The franchising model typically has an established system of marketing, operation or organisation. For this reason, the franchisor often relies on their ability to restrict their franchisees from purchasing products from various suppliers. The rationale is understandable as consistency in suppliers will ensure that the franchise complies with the standards the franchisor has created.

For example, imagine if the fries sold at one McDonald’s were significantly thicker than the fries you can purchase from every other McDonald’s store in Australia. As an ordinary customer, you would wonder whether you were actually in McDonald’s at all. There are many circumstances where the franchisor requires their franchisee to purchase products from approved suppliers. Below, we run through a few important considerations a franchisor will need to make when drafting their franchise documents.

Impact on Competition

The governing body that has the power to enforce the Franchising Code of Conduct (Code) is the Australian Competition and Consumer Commission (ACCC). The ACCC recognises that the franchisor’s ability to restrict the franchisee purchasing unauthorised goods or services may effectively harm competition in the marketplace. The term used to describe this scenario is “third line forcing”. The definition of third line forcing focusses on Party A’s ability to enter into an agreement with Party B, only if Party B purchase goods or services from Party C. There will only be an issue with “third line forcing” if there will be the likely effect of reducing competition.

Compliance with the Code and Public Policy

There are several strategies that the franchisor may take to ensure that they are complying with the Code and do not harm public policy and general market competition. This may include:

  1. Notification: A franchisor may notify the ACCC of the way they are engaging franchisees and suppliers and may lodge a ‘notification’. The ACCC will need to approve this notification where they consider the opportunity cost of the arrangement against the free market operation of competition. If a notification is successful, the franchisor receives statutory protection to engage in “third line forcing”.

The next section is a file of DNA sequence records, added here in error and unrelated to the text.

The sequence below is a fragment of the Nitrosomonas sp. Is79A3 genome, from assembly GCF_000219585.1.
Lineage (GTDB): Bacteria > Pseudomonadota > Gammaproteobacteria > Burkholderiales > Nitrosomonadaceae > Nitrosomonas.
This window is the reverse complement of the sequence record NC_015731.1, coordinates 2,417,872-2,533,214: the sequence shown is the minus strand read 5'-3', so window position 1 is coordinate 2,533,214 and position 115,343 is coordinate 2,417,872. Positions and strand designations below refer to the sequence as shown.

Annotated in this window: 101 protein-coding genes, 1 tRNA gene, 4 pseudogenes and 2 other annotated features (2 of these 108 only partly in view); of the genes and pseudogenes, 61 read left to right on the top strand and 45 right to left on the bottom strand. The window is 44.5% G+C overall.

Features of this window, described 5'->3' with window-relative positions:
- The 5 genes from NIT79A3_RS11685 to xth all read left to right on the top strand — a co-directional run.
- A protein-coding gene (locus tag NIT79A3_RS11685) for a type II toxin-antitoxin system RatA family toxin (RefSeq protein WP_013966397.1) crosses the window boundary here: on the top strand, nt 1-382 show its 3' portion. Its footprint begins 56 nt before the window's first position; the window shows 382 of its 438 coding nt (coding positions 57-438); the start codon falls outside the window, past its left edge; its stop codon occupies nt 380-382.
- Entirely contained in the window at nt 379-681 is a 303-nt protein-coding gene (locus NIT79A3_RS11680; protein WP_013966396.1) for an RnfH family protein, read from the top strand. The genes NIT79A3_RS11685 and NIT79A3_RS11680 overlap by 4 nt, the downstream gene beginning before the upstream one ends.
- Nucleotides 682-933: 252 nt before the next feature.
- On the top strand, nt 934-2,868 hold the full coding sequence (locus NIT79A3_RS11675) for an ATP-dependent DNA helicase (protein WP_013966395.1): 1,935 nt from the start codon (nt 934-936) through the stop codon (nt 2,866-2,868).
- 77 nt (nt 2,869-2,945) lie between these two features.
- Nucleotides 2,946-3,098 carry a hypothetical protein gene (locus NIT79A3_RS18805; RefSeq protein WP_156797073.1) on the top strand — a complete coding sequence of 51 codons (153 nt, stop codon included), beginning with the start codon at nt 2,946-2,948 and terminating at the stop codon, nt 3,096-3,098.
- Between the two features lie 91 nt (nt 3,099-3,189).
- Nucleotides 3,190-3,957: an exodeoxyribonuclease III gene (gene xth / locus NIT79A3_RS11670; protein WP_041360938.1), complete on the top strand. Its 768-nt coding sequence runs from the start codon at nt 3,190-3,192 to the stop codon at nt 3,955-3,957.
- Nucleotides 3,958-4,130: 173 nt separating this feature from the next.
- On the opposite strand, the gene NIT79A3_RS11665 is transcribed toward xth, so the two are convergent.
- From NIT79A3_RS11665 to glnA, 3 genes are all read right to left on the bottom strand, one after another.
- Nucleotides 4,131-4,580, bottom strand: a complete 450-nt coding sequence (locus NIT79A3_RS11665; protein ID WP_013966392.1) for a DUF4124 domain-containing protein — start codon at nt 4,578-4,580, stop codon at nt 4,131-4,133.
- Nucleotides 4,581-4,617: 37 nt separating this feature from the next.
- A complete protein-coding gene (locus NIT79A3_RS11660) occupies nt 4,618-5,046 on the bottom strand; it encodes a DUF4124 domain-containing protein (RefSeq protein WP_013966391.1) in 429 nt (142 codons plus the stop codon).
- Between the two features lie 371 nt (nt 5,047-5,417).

2. Reduce Competition: It is important to understand that “third line forcing” is only an issue if competition is substantially affected. This is often not a problem in franchise businesses where multiple suppliers are competing already.
  3. Disclosure: An important part of the Code is to ensure that the franchisor provides the franchisee with sufficient information about how the franchise operates. For this reason, disclosure is important. For example, if a franchisor receives rebates from a supplier, the franchisor is required to disclose that they received this rebate, the provider of the rebate and whether the rebate will be passed on to the franchisee.

Best Practice

Although your requirement that your franchisee purchase from a specific group of suppliers may not significantly reduce competition in the marketplace, it is nevertheless important to consider following some best practice tips. Many franchisors benefit from providing franchisees with the following:

  • Insight on the standards that suppliers need to meet;
  • Consulting franchisees about the franchisor’s suppliers; or
  • Continuously monitoring the arrangements with the suppliers to ensure that the franchisor and franchisee receive a benefit in the form of quality goods or services or otherwise.

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If you have any questions about your franchise, let our franchise team know on 1300 544 755.

Kristine Biason

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